Here, it’s important to pay attention to the below two points:

- Option C is the correct choice, not only because it is talking about prices but because it is talking about prices in a manner that strengthens the given argument, which is our requirement. If this option statement had stated something about prices which does not impact the argument or weaken it, it would not have been the correct answer choice.
- Option E also mentions “high vegetable prices” but as one can easily see, this statement is primarily talking about other hydroponic facility and is thus irrelevant to the argument at hand.

So, while this framework will help you eliminate irrelevant option fast, you need to evaluate the option statements remaining after elimination to see whether they fit the requirement.

Let’s look at the application of this understanding on a supply demand scenario. Consider this question from OG:

In the past the country of Malvernia has relied heavily on imported oil. Malvernia recently implemented a program to convert heating systems from oil to natural gas. Malvernia currently produces more natural gas each year than it uses, and oil production in Malvernian oil fields is increasing at a steady pace. If these trends in fuel production and usage continue, therefore, Malvernian reliance on foreign sources for fuel is likely to decline soon.Which of the following would it be most useful to establish in evaluating the argument?

(A) When, if ever, will production of oil in Malvernia outstrip production of natural gas?

(B) Is Malvernia among the countries that rely most on imported oil?

(C) What proportion of Malvernia’s total energy needs is met by hydroelectric, solar, and nuclear power?

(D) Is the amount of oil used each year in Malvernia for generating electricity and fuel for transportation increasing?

(E) Have any existing oil-burning heating systems in Malvernia already been converted to natural-gas-burning heating systems?

The question is talking about import of fuel to meet the deficit in demand and supply. In equation form, it is:

Import = Demand – SupplyImport of Natural Gas and Oil = (Demand – Supply)_{NG}+ (Demand – Supply)_{oil}

Now, we know that the first parenthesized expression is negative and in the second expression, we are only told about supply of oil, not the demand, so the answer choice must be talking about demand of oil.

We see that option D and option E talk about the demand of oil. So, options A, B and C can be eliminated right away.

While option D directly asks whether oil consumption is increasing or not, option E talks about shifting of consumption from oil to natural gas. Since, we are concerned about import of both oil and natural gas; a shift from oil to natural gas will not impact us. It’ll only change whether we need to import oil or natural gas.

Thus, option D is the correct choice.

So, again we can see that approaching options with an objective in mind helps us in eliminating them at a much faster speed than otherwise and time saved is score improved in GMAT.

Now, let’s just formalize our thinking process to apply in QPA type questions:

Here, it is important to note that the second step i.e. writing down the equation is very helpful and is a must in the beginning, since there could be times when the question will try to trick you into believing that it has talked about both the parameters even when it has not. Having an equation in the written form will help you maintain clarity. As you practice the exercise questions given along this article, you’ll be able to appreciate this better.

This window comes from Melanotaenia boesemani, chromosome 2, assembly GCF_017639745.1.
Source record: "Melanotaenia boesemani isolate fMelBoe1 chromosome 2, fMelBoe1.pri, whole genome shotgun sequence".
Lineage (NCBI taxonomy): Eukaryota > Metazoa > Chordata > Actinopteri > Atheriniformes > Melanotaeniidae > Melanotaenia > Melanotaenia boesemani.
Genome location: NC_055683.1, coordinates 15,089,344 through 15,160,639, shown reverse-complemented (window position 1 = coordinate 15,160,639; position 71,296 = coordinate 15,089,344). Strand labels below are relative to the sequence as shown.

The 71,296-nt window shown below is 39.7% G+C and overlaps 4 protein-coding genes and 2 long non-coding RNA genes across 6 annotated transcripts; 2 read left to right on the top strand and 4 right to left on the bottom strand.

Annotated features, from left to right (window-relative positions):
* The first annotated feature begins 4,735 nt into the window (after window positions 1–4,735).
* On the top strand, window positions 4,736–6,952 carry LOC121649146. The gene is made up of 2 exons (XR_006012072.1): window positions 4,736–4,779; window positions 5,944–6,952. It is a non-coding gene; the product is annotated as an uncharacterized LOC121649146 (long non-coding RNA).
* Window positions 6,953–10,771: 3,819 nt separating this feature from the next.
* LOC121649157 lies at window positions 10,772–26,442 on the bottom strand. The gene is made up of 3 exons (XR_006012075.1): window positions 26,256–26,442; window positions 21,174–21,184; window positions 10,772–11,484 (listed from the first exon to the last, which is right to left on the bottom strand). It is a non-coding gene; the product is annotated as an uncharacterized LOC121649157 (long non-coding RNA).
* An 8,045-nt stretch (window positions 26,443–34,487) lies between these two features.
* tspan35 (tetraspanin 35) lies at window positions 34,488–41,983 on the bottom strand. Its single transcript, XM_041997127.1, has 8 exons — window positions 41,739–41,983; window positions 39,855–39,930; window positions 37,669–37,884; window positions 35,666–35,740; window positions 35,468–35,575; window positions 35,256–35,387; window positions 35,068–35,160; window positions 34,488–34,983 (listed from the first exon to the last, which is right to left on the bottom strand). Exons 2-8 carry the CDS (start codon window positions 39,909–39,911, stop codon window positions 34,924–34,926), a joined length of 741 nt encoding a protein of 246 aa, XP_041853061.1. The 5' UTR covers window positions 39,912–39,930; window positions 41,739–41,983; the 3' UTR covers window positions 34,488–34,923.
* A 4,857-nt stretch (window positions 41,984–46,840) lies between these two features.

# How to determine if a question falls in this category

Our question category is QPA i.e. Quantitative Predictive Arguments type. So, the question has to make some quantitative predictions (i.e. increase or decrease) in some parameter to qualify as this questions type. For example, the **below OG question** talks about profits but it’s not a QPA type since there are no predictions made.

Suncorp, a new corporation with limited funds, has been clearing large sections of the tropical Amazon forest for cattle ranching. This practice continues even though greater profits can be made from rubber tapping, which does not destroy the forest, than from cattle ranching, which does destroy the forest.

Which of the following, if true, most helps to explain why Suncorp has been pursuing the less profitable of the two economic activities mentioned above?

(A) The soil of the Amazon forest is very rich in nutrients that are important in the development of grazing lands.

(B) Cattle-ranching operations that are located in tropical climates are more profitable than cattle-ranching operations that are located in cold-weather climates.

(C) In certain districts, profits made from cattle ranching are more heavily taxed than profits made from any other industry.

(D) Some of the cattle that are raised on land cleared in the Amazon are killed by wildcats.

(E) The amount of money required to begin a rubber-tapping operation is twice as high as the amount needed to begin a cattle ranch.

# Exceptions to the approach

While we have not come across an exception to our approach in the official questions researched, we cannot eliminate a scenario where an exception may arise. The scenario is when the passage talks about one of the factors affecting the outcome and the option statement also talks about that factor. For example, in our spinach factory, a correct option statement could also have been:

Factory spinach has much longer shelf life than Californian spinach, a large proportion of which gets rotten during storage and transportation.

So, this statement has an impact on costs (storage costs) but it talks about costs after the production. So, it says that while production costs may be higher for factory spinach, overall costs might be less or equal.

However, this kind of scenario would constitute an exception, rather than a rule.

Therefore, we would recommend that one follows the framework suggested and only if no option statement satisfies the requirement, then consider this scenario.

# Take Away

- Draw an equation on paper which explicitly states the relationship between the parameters
- Eliminate the option statements that don’t talk about the other parameter in the equation
- Evaluate the remaining option statements to find the correct answer